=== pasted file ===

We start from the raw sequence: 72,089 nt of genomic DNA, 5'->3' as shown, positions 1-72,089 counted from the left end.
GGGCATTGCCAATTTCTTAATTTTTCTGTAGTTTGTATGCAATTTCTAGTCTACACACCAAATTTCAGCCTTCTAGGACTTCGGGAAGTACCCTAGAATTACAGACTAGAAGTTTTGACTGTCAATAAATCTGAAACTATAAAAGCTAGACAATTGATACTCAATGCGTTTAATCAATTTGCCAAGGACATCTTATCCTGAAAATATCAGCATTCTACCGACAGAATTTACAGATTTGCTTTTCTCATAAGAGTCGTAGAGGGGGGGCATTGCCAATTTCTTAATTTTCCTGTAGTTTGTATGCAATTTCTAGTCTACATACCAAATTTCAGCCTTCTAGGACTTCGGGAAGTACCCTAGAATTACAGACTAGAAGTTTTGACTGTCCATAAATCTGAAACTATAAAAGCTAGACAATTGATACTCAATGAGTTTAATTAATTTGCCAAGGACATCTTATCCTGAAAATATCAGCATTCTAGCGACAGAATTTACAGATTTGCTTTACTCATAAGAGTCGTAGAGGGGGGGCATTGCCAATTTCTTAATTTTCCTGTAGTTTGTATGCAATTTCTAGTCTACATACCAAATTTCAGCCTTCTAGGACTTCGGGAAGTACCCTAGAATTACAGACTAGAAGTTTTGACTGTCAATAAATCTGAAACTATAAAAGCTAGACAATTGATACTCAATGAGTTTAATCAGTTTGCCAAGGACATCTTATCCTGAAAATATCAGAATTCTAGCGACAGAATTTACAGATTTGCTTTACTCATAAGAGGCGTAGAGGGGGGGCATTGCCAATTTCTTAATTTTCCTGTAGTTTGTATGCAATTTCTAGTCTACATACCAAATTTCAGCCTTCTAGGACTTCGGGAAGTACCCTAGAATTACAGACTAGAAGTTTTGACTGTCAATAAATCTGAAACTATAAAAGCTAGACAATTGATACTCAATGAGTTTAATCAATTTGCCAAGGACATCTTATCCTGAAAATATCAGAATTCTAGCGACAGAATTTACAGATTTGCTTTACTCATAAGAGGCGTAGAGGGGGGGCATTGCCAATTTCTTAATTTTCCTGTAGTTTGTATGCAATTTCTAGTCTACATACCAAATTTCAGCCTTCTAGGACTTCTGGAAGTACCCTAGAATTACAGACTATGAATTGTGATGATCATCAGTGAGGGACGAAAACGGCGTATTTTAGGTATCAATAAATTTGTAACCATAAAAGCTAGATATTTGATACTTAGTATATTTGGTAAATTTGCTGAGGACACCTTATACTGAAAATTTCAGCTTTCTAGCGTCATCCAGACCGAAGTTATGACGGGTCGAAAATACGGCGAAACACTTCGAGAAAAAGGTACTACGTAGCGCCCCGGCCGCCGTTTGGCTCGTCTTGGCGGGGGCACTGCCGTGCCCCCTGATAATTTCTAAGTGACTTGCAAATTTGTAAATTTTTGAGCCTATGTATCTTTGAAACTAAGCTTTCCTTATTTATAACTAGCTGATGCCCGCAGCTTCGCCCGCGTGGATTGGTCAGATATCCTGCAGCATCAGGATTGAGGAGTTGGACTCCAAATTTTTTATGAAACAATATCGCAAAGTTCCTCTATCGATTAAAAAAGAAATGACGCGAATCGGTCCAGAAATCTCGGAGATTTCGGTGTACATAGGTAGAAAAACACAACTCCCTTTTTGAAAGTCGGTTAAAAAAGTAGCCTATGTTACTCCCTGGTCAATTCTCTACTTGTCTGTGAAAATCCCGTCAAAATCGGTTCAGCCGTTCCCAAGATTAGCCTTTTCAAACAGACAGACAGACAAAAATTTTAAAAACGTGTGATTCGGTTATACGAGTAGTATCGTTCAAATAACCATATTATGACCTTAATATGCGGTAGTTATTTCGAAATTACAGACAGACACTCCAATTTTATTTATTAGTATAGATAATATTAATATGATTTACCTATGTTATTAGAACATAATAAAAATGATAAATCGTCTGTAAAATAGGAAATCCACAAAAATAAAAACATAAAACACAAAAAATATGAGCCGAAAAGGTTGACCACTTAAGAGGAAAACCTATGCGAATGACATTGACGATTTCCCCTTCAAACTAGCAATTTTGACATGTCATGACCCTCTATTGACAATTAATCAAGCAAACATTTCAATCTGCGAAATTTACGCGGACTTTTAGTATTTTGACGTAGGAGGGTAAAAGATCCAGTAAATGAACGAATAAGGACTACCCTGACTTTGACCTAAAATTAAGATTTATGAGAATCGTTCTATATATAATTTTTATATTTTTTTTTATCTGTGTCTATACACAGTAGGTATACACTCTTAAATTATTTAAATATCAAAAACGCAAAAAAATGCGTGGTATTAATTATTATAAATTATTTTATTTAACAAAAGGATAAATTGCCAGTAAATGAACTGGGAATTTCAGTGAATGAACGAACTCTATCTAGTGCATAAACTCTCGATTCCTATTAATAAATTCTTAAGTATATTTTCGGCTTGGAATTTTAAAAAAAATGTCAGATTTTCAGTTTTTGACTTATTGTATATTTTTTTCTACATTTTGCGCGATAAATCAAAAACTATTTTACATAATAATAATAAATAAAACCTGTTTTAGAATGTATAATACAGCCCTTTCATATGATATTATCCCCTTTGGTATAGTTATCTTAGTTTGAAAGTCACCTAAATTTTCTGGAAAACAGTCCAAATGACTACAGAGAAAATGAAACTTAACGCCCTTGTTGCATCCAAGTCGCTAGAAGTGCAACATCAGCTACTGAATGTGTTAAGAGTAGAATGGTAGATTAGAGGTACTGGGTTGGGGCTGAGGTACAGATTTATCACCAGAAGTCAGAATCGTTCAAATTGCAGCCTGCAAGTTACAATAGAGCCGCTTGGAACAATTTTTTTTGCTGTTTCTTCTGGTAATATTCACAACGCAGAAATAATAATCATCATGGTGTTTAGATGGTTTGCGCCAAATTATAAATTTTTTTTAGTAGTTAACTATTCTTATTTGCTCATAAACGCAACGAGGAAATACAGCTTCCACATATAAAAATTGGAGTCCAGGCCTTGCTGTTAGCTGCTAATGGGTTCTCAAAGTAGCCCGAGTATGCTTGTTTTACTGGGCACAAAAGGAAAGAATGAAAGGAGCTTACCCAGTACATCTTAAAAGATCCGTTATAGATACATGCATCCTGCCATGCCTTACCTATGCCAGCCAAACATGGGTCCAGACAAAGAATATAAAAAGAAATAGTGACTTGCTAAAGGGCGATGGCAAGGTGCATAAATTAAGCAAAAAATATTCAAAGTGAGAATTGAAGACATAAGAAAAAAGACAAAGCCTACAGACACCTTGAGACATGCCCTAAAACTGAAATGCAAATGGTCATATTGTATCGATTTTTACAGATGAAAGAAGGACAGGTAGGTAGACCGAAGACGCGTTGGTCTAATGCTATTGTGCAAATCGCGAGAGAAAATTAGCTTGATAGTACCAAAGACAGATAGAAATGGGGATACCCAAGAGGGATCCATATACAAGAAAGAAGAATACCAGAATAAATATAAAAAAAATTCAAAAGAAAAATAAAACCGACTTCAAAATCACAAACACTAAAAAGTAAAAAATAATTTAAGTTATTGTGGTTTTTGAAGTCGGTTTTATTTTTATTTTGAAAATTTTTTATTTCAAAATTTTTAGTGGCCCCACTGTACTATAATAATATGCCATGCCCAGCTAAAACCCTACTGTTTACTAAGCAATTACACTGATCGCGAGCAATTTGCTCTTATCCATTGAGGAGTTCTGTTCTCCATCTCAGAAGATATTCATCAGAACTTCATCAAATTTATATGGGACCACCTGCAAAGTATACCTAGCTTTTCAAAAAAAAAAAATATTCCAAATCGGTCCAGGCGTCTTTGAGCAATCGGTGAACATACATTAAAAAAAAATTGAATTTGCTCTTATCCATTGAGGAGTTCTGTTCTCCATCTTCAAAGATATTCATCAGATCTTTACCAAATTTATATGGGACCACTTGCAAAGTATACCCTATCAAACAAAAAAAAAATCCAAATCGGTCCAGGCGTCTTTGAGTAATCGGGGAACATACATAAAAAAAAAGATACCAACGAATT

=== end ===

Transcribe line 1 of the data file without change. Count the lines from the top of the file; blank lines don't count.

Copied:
We start from the raw sequence: 72,089 nt of genomic DNA, 5'->3' as shown, positions 1-72,089 counted from the left end.